An NHL offseason can be a funny thing. For some teams, it represents an opportunity to blow everything up real good, hitting the reset button entirely or at the very least radically changing direction. For others, it’s a chance to double down on what’s already working by loading up on the final pieces of a true contender. In either case, blockbuster trades can be made, big-name free agents can be lured, and coaches and GMs can be replaced. Things are happening.
And then there are the teams that decide to skip all of that, and largely sit out the offseason. They tinker a bit, re-signing a guy here and making a minor move there, but for the most part they decide to pass on doing anything especially newsworthy.
And let’s be honest: While that approach may not be all that exciting, sometimes it absolutely turns out to be the right one. Sometimes, it really is better to leave the bat on your shoulder. But only sometimes.
So today, let’s look at five of the teams that have had the quietest off-season so far, and try to figure out if the conservative approach will end up being the right move.
LOS ANGELES KINGS
What they did: They watched Milan Lucic head to Edmonton, replacing him (kind of) with Teddy Purcell. Luke Schenn, Vincent Lecavalier and Kris Versteeg also departed. Oh, and they stripped Dustin Brown of his captaincy.
What they didn’t do: While the Kings don’t have any glaring holes, it became apparent last year that blueline depth was a question mark, especially after Alec Martinez went down. With apologies to Tom Gilbert, it still is.
The verdict: On the surface, this seems like an example of a good team not needing to do too much – after all, the Kings have won two of the last five Cups. But they’ve also won just a single playoff game over the last two seasons, and while the roster is still very good, it’s an aging one that doesn’t have much in the way of young reinforcements on the way. Ideally, you might think that the Kings would be loading up to make the most of one or two more runs with their championship core, but their ugly cap situation just won’t let them. A quiet summer may have been inevitable, but that doesn’t mean it can’t also be disappointing.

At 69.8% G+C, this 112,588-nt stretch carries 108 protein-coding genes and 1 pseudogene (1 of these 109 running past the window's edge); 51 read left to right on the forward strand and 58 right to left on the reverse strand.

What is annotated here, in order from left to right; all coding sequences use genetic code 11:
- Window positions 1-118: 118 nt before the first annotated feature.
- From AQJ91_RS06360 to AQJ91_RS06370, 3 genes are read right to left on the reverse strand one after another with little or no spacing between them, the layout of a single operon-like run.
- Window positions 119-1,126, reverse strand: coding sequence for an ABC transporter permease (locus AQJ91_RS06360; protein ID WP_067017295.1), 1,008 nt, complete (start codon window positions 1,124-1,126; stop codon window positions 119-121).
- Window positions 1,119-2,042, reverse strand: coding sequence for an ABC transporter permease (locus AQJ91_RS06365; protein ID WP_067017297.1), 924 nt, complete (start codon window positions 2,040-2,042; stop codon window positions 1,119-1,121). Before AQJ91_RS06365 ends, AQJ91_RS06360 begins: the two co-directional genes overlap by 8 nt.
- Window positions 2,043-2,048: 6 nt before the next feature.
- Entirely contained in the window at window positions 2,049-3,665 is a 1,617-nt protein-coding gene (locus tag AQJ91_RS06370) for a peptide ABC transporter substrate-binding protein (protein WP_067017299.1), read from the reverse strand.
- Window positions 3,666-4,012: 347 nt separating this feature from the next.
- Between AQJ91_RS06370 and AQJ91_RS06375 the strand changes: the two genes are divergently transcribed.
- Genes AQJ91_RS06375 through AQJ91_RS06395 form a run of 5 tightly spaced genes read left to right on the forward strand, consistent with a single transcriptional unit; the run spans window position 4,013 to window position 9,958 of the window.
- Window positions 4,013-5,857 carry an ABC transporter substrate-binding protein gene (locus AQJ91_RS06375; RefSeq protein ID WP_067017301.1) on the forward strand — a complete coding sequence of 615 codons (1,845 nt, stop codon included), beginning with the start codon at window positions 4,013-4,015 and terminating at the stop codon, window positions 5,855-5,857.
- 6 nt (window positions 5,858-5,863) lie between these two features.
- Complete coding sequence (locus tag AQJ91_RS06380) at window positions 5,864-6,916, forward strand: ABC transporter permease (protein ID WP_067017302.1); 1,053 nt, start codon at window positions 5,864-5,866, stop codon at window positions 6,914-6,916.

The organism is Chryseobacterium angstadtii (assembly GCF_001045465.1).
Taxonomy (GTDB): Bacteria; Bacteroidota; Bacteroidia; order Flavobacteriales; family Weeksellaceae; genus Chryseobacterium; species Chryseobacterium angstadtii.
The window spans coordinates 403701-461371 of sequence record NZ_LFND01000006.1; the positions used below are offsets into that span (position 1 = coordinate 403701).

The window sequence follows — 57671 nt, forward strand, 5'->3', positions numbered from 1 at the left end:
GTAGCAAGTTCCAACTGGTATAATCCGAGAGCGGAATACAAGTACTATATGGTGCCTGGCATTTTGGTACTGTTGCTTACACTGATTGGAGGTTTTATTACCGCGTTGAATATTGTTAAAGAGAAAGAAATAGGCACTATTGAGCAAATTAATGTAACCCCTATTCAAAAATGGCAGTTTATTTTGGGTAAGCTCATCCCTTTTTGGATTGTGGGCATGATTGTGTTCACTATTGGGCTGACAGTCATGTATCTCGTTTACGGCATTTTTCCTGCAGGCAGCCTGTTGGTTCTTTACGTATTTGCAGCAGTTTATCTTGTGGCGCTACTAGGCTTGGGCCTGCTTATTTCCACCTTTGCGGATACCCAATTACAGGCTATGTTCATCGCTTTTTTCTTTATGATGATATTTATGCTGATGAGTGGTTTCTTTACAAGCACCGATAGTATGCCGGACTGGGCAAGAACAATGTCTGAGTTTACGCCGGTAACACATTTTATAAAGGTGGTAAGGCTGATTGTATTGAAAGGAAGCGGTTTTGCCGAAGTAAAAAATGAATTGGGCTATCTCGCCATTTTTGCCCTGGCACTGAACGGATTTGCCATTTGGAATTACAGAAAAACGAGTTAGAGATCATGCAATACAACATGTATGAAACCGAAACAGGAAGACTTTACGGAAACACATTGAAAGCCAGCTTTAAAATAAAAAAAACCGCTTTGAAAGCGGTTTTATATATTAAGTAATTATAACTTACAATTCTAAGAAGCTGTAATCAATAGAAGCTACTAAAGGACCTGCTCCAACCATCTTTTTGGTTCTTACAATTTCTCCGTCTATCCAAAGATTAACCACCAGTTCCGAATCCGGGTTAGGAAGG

What they did: They re-signed Brayden Schenn and Radko Gudas and bought out R.J. Umberger, but their only significant addition was Dale Weise.
What they didn’t do: Anything crazy, like spending eight figures on a washed up free agent, or dropping a massive offer sheet on another team’s franchise player, or trading two of their best players so they could sign a certifiably crazy goaltender.
The verdict: OK, granted, the Flyers have tried all that stuff in the past and it never really worked out. Still, we’ve come to count on the franchise to provide some offseason fireworks, and they’ve let us down over the last few years. That time period, of course, coincides with Ron Hextall’s stint as GM, and it certainly seems like the man who was once considered the biggest loose cannon in hockey has evolved into a decidedly patient GM.
So is that good? Considering where the Flyers are right now, it probably is. Despite making the playoffs last year, the Flyers are still in build mode. That won’t last forever, and there’s going to come a time when Hextall will have to get aggressive. Some have made the case that that time is already here, but I think the Flyers still have one more season to work with.